October to Remember: From work to Classroom by AbdulHakeem AbdulKareem

By AbdulHakeem AbdulKareem

The first sight of October is usually marked by Public Holiday in Nigeria, commemorating our independence from colonial rule. Fellows spent their independence at the Council Chambers with the Governor. It was a long session, fellows learnt more about the Governor, his past, present and plans. He also lectured on Nigeria’s journey to nationhood, emphasizing that identity politics has ruined Nigeria’s chance at development.

October is also a month of several international celebrations. As part of my work, I supported the State Project Support Unit of the Sustainable Development Goal (SDGs) to organize the International Day of the Girl Child.

The event was commemorated with lectures and a public speaking competition among secondary school students in the state. I also raised funds to buy books as gifts for the winning contestants.

Within all these, the Government had reshuffled the cabinet and there has been media uproar about the “demotion” of the Chief of Staff.

Coincidentally, Fellows hosted His Highness, Sanusi Muhammad II for a speaker series session. The governor wasted no opportunity to clear the air on how unrealistic he would reshuffle his cabinet because his best friend was wrongly addressed.

The 14th Emir was not only generous with his presence, but he also opened his heart to the fellows, walking us through his life, lessons from his father and events that shaped his behaviour. He taught us to focus on who we are, rather than what we are.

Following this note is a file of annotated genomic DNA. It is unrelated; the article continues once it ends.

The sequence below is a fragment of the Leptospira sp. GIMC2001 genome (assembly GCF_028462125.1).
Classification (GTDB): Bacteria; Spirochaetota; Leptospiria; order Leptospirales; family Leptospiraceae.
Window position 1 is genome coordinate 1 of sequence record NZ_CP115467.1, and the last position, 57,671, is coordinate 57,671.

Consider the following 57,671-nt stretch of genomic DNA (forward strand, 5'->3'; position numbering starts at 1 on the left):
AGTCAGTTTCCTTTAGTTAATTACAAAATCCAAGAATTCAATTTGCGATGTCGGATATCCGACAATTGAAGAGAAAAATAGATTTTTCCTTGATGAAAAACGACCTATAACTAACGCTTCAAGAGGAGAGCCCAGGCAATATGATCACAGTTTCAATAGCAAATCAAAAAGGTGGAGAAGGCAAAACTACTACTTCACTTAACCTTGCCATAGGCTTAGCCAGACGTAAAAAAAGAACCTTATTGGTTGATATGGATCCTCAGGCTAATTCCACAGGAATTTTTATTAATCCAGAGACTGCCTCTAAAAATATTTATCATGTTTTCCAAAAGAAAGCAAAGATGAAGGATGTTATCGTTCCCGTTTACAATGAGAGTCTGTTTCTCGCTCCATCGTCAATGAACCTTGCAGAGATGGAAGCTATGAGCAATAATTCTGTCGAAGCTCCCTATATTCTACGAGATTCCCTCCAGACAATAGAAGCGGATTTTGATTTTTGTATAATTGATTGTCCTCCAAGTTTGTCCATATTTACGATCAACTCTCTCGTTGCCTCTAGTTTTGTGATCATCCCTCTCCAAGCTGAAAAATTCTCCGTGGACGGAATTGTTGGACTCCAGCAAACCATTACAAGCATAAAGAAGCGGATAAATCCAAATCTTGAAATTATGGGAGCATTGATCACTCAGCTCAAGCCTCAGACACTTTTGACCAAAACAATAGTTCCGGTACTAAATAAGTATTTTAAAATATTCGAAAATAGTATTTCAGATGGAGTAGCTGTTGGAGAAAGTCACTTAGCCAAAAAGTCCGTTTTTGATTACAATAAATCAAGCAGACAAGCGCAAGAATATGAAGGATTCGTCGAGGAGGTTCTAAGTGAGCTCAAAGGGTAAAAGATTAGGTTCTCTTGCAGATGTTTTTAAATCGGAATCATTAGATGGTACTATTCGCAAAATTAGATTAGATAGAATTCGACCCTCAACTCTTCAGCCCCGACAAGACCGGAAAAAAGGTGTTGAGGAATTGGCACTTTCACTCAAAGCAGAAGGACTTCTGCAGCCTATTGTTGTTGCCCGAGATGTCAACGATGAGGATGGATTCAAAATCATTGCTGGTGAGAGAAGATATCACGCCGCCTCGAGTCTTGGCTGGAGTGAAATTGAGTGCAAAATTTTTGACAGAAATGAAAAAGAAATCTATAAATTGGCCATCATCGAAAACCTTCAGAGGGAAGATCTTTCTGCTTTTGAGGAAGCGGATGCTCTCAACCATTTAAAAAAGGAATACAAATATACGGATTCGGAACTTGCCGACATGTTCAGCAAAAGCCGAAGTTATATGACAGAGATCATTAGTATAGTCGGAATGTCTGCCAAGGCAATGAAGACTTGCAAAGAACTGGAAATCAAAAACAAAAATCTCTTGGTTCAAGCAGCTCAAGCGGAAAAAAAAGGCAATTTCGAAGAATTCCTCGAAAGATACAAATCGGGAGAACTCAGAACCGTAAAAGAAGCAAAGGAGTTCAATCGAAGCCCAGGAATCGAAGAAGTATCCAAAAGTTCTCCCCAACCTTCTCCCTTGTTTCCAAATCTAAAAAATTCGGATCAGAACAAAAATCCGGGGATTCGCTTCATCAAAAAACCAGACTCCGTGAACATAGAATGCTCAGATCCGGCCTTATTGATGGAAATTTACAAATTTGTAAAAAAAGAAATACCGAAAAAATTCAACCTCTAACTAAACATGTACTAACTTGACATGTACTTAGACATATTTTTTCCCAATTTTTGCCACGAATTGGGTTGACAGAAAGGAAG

Dr Jumoke Oduwole, the Special Adviser to the President on Ease of Doing Business was also a guest hosted by the Fellows. Dr Jumoke encouraged us to learn to seize the moment by asking for opportunities. Of course, she seized the moment herself, by enchanting most of the fellows and making new mentees.

The last week of October was spent in Plateau State. Fellows were back in class, at the Nigerian Institute for Policy and Strategic Studies (NIPSS), Kuru. Attending Kuru is a rare privilege, only afforded by the Kaduna State Government.

Usually, NIPSS programmes are attended by senior civil servants or senior military officers, who, sometimes, require presidential approval and be at least, 40 years.
Kuru was also another opportunity for me to rewind, relax and refresh.

Though the tight schedule created a very limited time for fun. However, despite the daily morning and evening drilling, we didn’t lose any opportunity to enjoy.

My colleagues planned a surprise birthday party for me and my birthday mates, Ramlah, another fellow and Tolu, a member of the KIF Secretariat. Class of Gamji (our cohort’s name) has a way of melting hearts and bonding. Since our first encounter, we continued to create beautiful memories and bonds.

After a successful workshop at NIPSS, we wouldn’t return to Kaduna without cruising around Jos. We spent the night moving around Jos, went go-karting and enjoyed a good dance at the club. KIF is indeed a pack of all shades. We work hard and even party harder. We returned to Kaduna very tired.

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